One Saturday night, I saw a friend’s post of being at the Grainger County Tomato Festival. Grainger County tomato is our family’s favorite that we are looking forward to it each year when summer begins. We didn’t want to miss this special festival so I quickly searched to learn it went on the next day, Sunday afternoon until 5:00. My daughter had a soccer game at 12:00 on Sunday, but we were determined to make it.
The game was ended around 2:00, we had a quick bite of lunch, got into the car again, headed to Grainger County. Driving about an hour, mostly in winding country road, among lush green fields in between hills, we managed to catch the ending of this weekend festival arriving there around 4:00. We did not pay much attention to other things, all we want is Grainger County tomatoes!
We bought a whole box of it.
It is a long journey to find Grainger County tomatoes. They have the best taste we can find, beating even most of the ones from the local farmer’s market.
For many years, we ate tomato bought from the supermarket here. Depressingly, they don’t have the tomato taste we grew up with. It’s red, but a kind of faded red, not a color to appeal to your appetite. It’s hard and tasted nothing but a faint sourness that remotely reminds you of the distanced memory of what a ripen, juicy tomato tasted like. A Chinese saying can be used to describe this experience: 味同嚼蜡 – taste like chewing on wax.
A result of Industrially-Grown Tomatoes.
To be able to endure the long distance shipments, the tomatoes are picked early in the fields, green and hard, not ripen yet. Once shipped to the destination, they are sprayed with ethylene, to turn tomatoes red. Ethylene is a chemical emitted naturally by the plants in the fields when they want to ripen their fruits. Now, we, the people, ripen them at our convenience, most likely in dull, lifeless industrial buildings, not at the field where the Sun is bright, the air is fresh and life is vibrant. Of course, to do that, we pay a price: compromised taste, big time!
When I started to find the local Farmer’s markets many years ago, I have been happy to be the loyal customer. I would say about 80% of my loyalty is a tribute to tomato. The locally grown tomatoes have much better taste than the ones you get from supermarket, period.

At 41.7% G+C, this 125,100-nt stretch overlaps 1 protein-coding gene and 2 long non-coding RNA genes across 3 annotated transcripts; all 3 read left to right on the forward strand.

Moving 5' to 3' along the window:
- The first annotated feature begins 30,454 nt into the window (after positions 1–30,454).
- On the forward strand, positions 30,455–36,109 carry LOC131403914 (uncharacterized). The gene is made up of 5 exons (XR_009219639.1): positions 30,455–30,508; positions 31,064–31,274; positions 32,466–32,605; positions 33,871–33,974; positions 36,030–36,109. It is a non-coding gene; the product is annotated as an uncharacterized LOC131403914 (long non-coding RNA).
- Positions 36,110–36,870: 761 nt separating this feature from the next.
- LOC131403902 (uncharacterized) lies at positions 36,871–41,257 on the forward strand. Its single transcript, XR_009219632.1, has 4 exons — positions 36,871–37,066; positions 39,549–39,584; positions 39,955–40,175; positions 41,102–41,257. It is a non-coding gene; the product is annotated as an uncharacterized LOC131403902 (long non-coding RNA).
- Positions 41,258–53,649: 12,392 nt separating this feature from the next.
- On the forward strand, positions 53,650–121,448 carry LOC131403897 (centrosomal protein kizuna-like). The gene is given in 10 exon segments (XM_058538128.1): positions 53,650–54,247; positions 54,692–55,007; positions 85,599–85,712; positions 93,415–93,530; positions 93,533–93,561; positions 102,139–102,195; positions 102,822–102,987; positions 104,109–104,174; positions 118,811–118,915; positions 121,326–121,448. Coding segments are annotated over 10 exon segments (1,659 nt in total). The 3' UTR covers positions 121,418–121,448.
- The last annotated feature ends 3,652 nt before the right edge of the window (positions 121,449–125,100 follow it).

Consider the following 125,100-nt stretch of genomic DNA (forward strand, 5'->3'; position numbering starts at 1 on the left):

Then, we met Grainger County tomatoes.
The natural bright red color is tempting your appetite. Mixed it in your salad bowl, it adds such a vivid color to your greens that you feel like looking at a famous drawing, by nature. Bite into it, the juice bursts into your mouth in such a fast speed that it startles your tongue. Then, your tongue can’t stop happily chasing them around. At that moment, you taste the sweet, freshness of a natural tomato, like it supposes to be!
We treasure this Tennessee jewel by having it on our dinner table often in the summertime, wondering how I missed it for years!
One dish I make from it is this simple “Sugar Sprinkled Tomato”. My kids don’t care much about it, but both my husband and I love to have it. It was our childhood treat in the hot summer.
You cut the naturally ripen tomato into chunks, sprinkle granulated sugar on them. You let it sit for a while, so the sugar will bring the tomato juice out. When we were little kids in China, we didn’t have a fridge. To make this treat cold, our parents usually floated the bowl with tomato chunks into tap water for a while. Of course, this wouldn’t have the same effect of a fridge but we were very happy to enjoy it, chewing on the bright red, soft, juicy chunks first, drinking the sweet with a hint of tart juice next. That was our taste of Summer, straightly reaching down to our heart, a moment of joy.
Sometimes, happiness is this kind of trivial things that you remember forever.
This whole box of Grainger County tomatoes was really worth the round trip of almost 2 hours.
One thought on “Sit at the dinner table #2 Sugar Sprinkled Tomato (西红柿拌白糖), a Childhood Treat in the Summer and My Journey to Find the Best Tomatoes”
I love how you bring you stories to life. I will definitely be trying sugar on my next tomatoe.